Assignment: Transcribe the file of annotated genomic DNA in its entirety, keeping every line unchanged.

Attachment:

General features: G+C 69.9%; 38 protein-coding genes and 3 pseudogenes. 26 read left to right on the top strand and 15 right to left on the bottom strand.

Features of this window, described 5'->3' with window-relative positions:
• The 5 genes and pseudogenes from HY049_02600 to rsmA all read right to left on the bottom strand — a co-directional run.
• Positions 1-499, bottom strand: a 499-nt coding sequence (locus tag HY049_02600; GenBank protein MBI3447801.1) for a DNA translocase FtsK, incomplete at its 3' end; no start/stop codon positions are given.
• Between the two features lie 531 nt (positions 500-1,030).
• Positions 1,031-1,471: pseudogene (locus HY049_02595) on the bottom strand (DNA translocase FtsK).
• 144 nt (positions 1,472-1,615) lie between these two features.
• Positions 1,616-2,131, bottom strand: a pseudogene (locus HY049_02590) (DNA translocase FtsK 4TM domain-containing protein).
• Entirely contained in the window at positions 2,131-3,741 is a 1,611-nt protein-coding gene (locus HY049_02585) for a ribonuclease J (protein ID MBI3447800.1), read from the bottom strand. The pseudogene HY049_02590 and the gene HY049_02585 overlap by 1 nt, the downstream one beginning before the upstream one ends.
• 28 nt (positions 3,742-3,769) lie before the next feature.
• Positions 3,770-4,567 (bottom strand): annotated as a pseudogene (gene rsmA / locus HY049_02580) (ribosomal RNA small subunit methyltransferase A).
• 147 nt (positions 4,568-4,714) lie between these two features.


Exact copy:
General features: G+C 69.9%; 38 protein-coding genes and 3 pseudogenes. 26 read left to right on the top strand and 15 right to left on the bottom strand.

Features of this window, described 5'->3' with window-relative positions:
• The 5 genes and pseudogenes from HY049_02600 to rsmA all read right to left on the bottom strand — a co-directional run.
• Positions 1-499, bottom strand: a 499-nt coding sequence (locus tag HY049_02600; GenBank protein MBI3447801.1) for a DNA translocase FtsK, incomplete at its 3' end; no start/stop codon positions are given.
• Between the two features lie 531 nt (positions 500-1,030).
• Positions 1,031-1,471: pseudogene (locus HY049_02595) on the bottom strand (DNA translocase FtsK).
• 144 nt (positions 1,472-1,615) lie between these two features.
• Positions 1,616-2,131, bottom strand: a pseudogene (locus HY049_02590) (DNA translocase FtsK 4TM domain-containing protein).
• Entirely contained in the window at positions 2,131-3,741 is a 1,611-nt protein-coding gene (locus HY049_02585) for a ribonuclease J (protein ID MBI3447800.1), read from the bottom strand. The pseudogene HY049_02590 and the gene HY049_02585 overlap by 1 nt, the downstream one beginning before the upstream one ends.
• 28 nt (positions 3,742-3,769) lie before the next feature.
• Positions 3,770-4,567 (bottom strand): annotated as a pseudogene (gene rsmA / locus HY049_02580) (ribosomal RNA small subunit methyltransferase A).
• 147 nt (positions 4,568-4,714) lie between these two features.